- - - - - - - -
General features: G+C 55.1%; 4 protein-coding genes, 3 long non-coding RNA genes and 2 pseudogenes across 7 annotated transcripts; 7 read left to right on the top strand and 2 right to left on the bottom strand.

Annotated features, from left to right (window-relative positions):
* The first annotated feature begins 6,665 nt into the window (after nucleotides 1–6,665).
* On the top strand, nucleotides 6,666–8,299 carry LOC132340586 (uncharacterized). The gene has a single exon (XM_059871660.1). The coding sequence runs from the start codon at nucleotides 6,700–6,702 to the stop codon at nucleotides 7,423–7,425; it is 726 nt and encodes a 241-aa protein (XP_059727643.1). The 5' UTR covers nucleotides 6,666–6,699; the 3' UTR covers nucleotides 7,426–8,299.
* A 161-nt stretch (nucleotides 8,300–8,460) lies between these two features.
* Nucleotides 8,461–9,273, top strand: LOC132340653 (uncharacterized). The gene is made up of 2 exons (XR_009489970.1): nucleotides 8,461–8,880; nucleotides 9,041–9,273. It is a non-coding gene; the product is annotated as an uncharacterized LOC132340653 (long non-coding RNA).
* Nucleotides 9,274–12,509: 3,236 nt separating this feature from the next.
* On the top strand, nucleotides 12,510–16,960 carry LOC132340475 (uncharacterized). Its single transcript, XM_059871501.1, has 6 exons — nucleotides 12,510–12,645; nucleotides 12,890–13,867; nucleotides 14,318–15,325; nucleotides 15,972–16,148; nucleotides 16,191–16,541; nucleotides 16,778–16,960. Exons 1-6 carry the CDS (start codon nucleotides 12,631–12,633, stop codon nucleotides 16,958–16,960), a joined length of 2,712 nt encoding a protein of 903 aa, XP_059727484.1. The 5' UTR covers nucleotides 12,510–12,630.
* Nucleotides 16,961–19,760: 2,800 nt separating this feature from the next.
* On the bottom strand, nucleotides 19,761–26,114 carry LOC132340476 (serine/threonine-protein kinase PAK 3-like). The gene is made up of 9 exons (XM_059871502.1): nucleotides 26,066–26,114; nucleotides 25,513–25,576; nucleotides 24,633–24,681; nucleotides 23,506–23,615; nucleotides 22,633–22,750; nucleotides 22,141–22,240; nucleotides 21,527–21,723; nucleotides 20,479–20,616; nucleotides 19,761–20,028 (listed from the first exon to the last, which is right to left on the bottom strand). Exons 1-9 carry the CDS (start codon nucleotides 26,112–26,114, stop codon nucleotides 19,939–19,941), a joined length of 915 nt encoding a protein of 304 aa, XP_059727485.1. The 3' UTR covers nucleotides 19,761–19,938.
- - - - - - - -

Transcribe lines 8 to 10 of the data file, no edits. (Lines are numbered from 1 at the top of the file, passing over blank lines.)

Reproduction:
* On the top strand, nucleotides 12,510–16,960 carry LOC132340475 (uncharacterized). Its single transcript, XM_059871501.1, has 6 exons — nucleotides 12,510–12,645; nucleotides 12,890–13,867; nucleotides 14,318–15,325; nucleotides 15,972–16,148; nucleotides 16,191–16,541; nucleotides 16,778–16,960. Exons 1-6 carry the CDS (start codon nucleotides 12,631–12,633, stop codon nucleotides 16,958–16,960), a joined length of 2,712 nt encoding a protein of 903 aa, XP_059727484.1. The 5' UTR covers nucleotides 12,510–12,630.
* Nucleotides 16,961–19,760: 2,800 nt separating this feature from the next.
* On the bottom strand, nucleotides 19,761–26,114 carry LOC132340476 (serine/threonine-protein kinase PAK 3-like). The gene is made up of 9 exons (XM_059871502.1): nucleotides 26,066–26,114; nucleotides 25,513–25,576; nucleotides 24,633–24,681; nucleotides 23,506–23,615; nucleotides 22,633–22,750; nucleotides 22,141–22,240; nucleotides 21,527–21,723; nucleotides 20,479–20,616; nucleotides 19,761–20,028 (listed from the first exon to the last, which is right to left on the bottom strand). Exons 1-9 carry the CDS (start codon nucleotides 26,112–26,114, stop codon nucleotides 19,939–19,941), a joined length of 915 nt encoding a protein of 304 aa, XP_059727485.1. The 3' UTR covers nucleotides 19,761–19,938.